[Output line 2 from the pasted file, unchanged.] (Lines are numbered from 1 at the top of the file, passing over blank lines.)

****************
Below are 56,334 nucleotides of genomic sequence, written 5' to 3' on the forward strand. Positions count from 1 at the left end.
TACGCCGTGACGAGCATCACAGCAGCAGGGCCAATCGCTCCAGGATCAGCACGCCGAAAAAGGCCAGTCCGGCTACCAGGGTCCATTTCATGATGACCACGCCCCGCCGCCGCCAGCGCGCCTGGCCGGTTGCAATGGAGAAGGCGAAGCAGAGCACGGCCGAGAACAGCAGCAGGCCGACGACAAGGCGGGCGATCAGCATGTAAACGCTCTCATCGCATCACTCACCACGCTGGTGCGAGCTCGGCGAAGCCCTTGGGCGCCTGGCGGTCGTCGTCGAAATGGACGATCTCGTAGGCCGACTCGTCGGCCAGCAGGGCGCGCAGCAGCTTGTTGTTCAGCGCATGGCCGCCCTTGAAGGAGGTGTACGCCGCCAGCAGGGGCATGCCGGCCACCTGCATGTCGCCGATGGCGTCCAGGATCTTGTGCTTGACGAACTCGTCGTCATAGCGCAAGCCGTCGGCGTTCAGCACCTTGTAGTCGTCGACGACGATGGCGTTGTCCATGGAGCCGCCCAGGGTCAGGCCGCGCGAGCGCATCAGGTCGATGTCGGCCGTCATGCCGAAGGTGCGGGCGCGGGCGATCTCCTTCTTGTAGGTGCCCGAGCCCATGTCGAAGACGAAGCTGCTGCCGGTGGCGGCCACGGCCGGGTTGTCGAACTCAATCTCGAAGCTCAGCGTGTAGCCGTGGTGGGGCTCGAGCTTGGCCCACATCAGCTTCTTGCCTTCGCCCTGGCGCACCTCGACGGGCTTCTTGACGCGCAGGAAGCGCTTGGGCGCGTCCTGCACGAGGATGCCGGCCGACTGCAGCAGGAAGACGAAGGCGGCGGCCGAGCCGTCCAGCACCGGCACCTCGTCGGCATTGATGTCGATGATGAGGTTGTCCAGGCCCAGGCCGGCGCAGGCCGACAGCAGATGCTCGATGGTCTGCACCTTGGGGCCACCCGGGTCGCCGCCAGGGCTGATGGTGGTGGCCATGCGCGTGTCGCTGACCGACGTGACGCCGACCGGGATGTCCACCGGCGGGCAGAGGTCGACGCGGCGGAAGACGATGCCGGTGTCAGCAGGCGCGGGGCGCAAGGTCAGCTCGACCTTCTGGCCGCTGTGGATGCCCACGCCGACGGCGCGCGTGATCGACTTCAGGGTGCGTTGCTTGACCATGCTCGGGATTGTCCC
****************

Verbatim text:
TACGCCGTGACGAGCATCACAGCAGCAGGGCCAATCGCTCCAGGATCAGCACGCCGAAAAAGGCCAGTCCGGCTACCAGGGTCCATTTCATGATGACCACGCCCCGCCGCCGCCAGCGCGCCTGGCCGGTTGCAATGGAGAAGGCGAAGCAGAGCACGGCCGAGAACAGCAGCAGGCCGACGACAAGGCGGGCGATCAGCATGTAAACGCTCTCATCGCATCACTCACCACGCTGGTGCGAGCTCGGCGAAGCCCTTGGGCGCCTGGCGGTCGTCGTCGAAATGGACGATCTCGTAGGCCGACTCGTCGGCCAGCAGGGCGCGCAGCAGCTTGTTGTTCAGCGCATGGCCGCCCTTGAAGGAGGTGTACGCCGCCAGCAGGGGCATGCCGGCCACCTGCATGTCGCCGATGGCGTCCAGGATCTTGTGCTTGACGAACTCGTCGTCATAGCGCAAGCCGTCGGCGTTCAGCACCTTGTAGTCGTCGACGACGATGGCGTTGTCCATGGAGCCGCCCAGGGTCAGGCCGCGCGAGCGCATCAGGTCGATGTCGGCCGTCATGCCGAAGGTGCGGGCGCGGGCGATCTCCTTCTTGTAGGTGCCCGAGCCCATGTCGAAGACGAAGCTGCTGCCGGTGGCGGCCACGGCCGGGTTGTCGAACTCAATCTCGAAGCTCAGCGTGTAGCCGTGGTGGGGCTCGAGCTTGGCCCACATCAGCTTCTTGCCTTCGCCCTGGCGCACCTCGACGGGCTTCTTGACGCGCAGGAAGCGCTTGGGCGCGTCCTGCACGAGGATGCCGGCCGACTGCAGCAGGAAGACGAAGGCGGCGGCCGAGCCGTCCAGCACCGGCACCTCGTCGGCATTGATGTCGATGATGAGGTTGTCCAGGCCCAGGCCGGCGCAGGCCGACAGCAGATGCTCGATGGTCTGCACCTTGGGGCCACCCGGGTCGCCGCCAGGGCTGATGGTGGTGGCCATGCGCGTGTCGCTGACCGACGTGACGCCGACCGGGATGTCCACCGGCGGGCAGAGGTCGACGCGGCGGAAGACGATGCCGGTGTCAGCAGGCGCGGGGCGCAAGGTCAGCTCGACCTTCTGGCCGCTGTGGATGCCCACGCCGACGGCGCGCGTGATCGACTTCAGGGTGCGTTGCTTGACCATGCTCGGGATTGTCCC